Girl grabbed me by belt: accused

AN ACCUSED child molester has turned the tables on his alleged victim, claiming she tried to pull him into a car by his belt.

Bracknell's Adrian John Pryer, 50, has pleaded not guilty to one count of maintaining a sexual relationship with a young person under 17.

Crown prosecutor Peter Sherriff has accused Mr Pryer of six specific instances of sexual abuse against a girl aged about 12 in the late 1980s in Launceston. 

Yesterday in Launceston's Supreme Court Mr Pryer took to the witness stand.

Mr Pryer said he'd met the girl several times, including at his parents' West Launceston home, but never molested her.

On one occasion Mr Pryer, who was then about 24, and a friend drove the girl and her school friend to an abandoned home near Duck Reach. 

Mr Pryer told the jury that inside the home his friend and the alleged victim walked into a room and she shut the door behind her. 

He said he did not know what they were doing and went to the car.

The alleged victim told the court on Monday that Mr Pryer had sex with her in the house.

Another time Mr Pryer and his mates were doing ``blockies'' when he said the girl came running out onto the road demanding a ride.

When the car broke down everybody got out except the girl who asked Mr Pryer to get in. 

``She actually grabbed me by the belt and tried to rip me in the car,'' he said. 

Mr Pryer said he didn't get into the car, but another man did and he assumed they had sex.

The alleged victim told the jury that she was coerced into having sex with several men on that occasion. 

At one point Justice Robert Pearce interrupted proceedings to ask Mr Pryer if he'd known the girl was 12.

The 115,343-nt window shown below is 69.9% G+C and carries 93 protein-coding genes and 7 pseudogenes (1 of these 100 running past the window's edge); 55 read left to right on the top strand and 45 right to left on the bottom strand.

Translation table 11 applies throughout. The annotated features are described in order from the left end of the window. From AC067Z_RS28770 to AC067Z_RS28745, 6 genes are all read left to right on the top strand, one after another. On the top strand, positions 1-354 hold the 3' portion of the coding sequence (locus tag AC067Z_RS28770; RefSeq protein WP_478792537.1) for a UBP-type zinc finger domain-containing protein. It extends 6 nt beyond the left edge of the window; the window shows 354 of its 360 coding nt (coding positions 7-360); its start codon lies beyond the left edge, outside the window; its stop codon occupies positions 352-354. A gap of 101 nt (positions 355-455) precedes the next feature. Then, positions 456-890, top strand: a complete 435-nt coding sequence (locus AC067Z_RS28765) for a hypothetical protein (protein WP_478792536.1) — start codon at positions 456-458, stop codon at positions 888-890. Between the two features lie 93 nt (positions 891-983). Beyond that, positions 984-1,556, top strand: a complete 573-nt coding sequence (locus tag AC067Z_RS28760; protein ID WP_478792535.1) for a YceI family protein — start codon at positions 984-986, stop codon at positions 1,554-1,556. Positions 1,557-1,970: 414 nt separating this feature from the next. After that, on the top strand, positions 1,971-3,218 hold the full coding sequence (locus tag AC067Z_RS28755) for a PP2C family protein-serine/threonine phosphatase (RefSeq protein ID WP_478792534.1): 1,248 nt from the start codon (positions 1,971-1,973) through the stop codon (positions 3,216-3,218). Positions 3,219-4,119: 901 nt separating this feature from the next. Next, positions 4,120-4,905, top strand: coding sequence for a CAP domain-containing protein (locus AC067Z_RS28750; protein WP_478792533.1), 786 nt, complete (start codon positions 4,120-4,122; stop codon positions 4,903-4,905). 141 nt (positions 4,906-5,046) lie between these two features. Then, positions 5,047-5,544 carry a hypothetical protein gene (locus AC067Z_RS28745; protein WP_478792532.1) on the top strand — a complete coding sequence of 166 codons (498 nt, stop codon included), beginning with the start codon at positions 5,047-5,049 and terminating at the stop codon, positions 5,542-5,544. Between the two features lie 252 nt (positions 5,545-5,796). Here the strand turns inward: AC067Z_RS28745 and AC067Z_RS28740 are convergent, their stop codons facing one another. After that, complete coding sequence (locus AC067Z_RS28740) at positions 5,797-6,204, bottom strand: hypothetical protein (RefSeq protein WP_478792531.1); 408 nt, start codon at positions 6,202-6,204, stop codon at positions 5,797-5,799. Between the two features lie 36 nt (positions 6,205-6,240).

``I had no idea she was under-age,'' he said.

Mr Sherriff asked Mr Pryer why he hadn't inquired what his friend was doing with the girl in the abandoned house. 

``None of my business what was going on in there. He closed the door, that's enough for me,'' Mr Pryer said. 

In his closing statement defence counsel Evan Hughes urged the jury to look past the ``stark'' subject matter and decide the case on the evidence.

Mr Hughes said his client had given a methodical ``matter of fact'' account about events. 

He emphasised apparent inconsistencies between the girl's evidence and what her friend told the jury. 

``Their evidence is irreconcilable, completely contradictory,'' he said.

Mr Sherriff spent his closing reminding the jury that the events had taken place two decades ago and less than perfect recall by the girl was reasonable. 

``(She) was giving evidence to you about what happened to her as a child,'' he said.

She wasn't cross-examined about it until 24 years later, he said.

Justice Pearce will begin summing up the trial for the jury today. 

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